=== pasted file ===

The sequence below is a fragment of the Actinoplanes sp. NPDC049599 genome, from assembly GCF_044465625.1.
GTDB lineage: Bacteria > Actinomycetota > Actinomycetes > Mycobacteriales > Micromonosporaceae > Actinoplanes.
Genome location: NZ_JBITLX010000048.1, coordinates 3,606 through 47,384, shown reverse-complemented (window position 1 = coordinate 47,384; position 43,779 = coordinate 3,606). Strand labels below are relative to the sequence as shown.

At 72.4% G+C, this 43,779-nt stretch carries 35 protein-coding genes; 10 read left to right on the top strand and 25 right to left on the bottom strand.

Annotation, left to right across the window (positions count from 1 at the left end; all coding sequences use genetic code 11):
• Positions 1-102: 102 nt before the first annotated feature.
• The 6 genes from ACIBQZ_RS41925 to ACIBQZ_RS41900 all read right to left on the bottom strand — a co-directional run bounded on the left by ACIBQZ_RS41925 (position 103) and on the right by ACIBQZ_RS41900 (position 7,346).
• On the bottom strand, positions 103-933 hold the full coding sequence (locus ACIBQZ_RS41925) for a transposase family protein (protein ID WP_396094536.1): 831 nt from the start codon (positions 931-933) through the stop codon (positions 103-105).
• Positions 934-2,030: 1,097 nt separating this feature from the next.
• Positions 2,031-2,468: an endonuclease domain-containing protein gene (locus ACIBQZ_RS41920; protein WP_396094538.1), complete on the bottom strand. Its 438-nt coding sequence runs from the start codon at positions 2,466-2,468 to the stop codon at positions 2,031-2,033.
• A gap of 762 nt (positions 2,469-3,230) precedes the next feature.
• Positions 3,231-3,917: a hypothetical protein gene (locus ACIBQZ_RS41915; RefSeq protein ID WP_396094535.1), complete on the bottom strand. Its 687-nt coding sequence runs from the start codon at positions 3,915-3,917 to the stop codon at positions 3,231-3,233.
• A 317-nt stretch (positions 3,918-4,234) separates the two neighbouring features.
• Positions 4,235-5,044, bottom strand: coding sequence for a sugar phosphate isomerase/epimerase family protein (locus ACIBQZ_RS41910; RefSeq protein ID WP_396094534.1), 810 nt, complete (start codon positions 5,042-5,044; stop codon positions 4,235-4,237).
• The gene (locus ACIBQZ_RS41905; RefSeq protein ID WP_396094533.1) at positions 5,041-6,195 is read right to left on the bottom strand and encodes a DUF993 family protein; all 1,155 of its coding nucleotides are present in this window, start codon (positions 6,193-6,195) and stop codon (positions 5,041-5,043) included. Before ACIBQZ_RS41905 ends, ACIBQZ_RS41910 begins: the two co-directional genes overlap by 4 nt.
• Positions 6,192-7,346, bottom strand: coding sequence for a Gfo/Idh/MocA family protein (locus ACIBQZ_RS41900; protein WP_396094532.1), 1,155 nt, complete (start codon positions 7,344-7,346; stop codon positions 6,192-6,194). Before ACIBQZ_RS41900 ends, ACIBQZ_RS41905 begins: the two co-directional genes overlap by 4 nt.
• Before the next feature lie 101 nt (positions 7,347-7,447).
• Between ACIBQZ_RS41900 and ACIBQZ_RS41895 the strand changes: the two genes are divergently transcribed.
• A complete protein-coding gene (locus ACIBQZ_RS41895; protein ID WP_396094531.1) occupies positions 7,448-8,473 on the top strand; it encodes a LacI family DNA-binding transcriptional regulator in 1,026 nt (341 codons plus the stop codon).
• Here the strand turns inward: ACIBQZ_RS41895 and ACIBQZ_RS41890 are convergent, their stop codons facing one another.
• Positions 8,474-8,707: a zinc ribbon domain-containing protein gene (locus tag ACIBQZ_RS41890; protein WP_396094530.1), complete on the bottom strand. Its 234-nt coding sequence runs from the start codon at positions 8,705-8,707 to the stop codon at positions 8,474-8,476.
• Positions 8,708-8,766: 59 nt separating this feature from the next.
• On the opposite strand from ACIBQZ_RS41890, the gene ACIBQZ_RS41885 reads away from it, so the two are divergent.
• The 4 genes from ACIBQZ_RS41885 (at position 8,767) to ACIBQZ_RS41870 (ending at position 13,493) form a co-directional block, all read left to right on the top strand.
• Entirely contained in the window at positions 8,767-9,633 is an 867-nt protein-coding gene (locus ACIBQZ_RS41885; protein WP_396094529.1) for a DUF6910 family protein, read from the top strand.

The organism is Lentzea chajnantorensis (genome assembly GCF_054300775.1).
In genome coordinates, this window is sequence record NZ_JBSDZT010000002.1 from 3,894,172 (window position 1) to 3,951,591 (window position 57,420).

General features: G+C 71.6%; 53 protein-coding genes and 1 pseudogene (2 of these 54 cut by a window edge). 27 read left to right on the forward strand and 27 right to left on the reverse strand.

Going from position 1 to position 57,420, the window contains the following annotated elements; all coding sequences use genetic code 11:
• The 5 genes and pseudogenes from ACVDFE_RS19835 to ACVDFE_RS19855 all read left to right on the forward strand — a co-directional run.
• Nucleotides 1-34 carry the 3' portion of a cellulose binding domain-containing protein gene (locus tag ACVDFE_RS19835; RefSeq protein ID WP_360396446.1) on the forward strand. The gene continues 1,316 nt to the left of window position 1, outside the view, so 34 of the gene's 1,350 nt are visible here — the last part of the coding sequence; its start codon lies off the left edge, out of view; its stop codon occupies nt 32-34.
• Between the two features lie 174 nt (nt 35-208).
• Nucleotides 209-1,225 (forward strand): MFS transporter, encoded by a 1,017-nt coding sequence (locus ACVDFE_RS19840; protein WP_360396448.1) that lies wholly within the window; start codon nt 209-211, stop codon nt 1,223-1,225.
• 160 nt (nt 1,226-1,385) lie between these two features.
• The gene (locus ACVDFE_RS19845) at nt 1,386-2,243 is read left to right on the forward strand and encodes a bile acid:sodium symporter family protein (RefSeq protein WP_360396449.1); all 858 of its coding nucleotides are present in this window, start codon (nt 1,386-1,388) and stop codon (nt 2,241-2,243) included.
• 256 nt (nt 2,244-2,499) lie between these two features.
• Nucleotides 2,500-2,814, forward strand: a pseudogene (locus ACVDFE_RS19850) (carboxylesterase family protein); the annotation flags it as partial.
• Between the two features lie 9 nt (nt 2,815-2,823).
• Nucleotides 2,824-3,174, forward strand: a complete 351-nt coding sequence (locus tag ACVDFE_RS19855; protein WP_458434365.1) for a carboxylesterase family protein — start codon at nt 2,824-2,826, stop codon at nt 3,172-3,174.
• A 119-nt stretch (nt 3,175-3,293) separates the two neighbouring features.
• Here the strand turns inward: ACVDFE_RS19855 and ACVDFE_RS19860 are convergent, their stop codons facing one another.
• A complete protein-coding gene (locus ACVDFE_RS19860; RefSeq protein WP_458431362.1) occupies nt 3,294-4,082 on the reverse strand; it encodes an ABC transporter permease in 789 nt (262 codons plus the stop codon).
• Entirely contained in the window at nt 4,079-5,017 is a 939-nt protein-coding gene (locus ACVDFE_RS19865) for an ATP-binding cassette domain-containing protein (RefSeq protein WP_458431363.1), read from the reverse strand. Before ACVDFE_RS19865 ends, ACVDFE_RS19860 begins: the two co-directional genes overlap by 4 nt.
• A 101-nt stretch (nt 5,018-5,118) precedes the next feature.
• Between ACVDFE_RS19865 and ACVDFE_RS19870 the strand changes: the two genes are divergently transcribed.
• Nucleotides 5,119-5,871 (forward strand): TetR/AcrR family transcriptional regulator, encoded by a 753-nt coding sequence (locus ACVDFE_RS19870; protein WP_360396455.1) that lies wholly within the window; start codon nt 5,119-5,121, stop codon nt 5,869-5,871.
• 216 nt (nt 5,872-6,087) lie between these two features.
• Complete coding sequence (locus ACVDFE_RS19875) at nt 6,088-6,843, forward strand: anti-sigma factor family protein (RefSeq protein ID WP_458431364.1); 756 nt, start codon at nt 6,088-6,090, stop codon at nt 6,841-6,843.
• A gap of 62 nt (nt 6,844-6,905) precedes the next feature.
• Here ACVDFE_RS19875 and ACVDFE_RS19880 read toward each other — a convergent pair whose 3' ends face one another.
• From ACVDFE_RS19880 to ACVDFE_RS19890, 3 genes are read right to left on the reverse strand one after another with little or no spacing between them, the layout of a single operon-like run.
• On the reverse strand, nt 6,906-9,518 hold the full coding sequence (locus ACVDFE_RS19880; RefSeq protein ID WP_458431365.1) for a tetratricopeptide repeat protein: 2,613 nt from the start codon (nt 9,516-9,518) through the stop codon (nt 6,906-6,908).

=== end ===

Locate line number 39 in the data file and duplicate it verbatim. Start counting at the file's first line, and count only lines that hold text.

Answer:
• Nucleotides 2,824-3,174, forward strand: a complete 351-nt coding sequence (locus tag ACVDFE_RS19855; protein WP_458434365.1) for a carboxylesterase family protein — start codon at nt 2,824-2,826, stop codon at nt 3,172-3,174.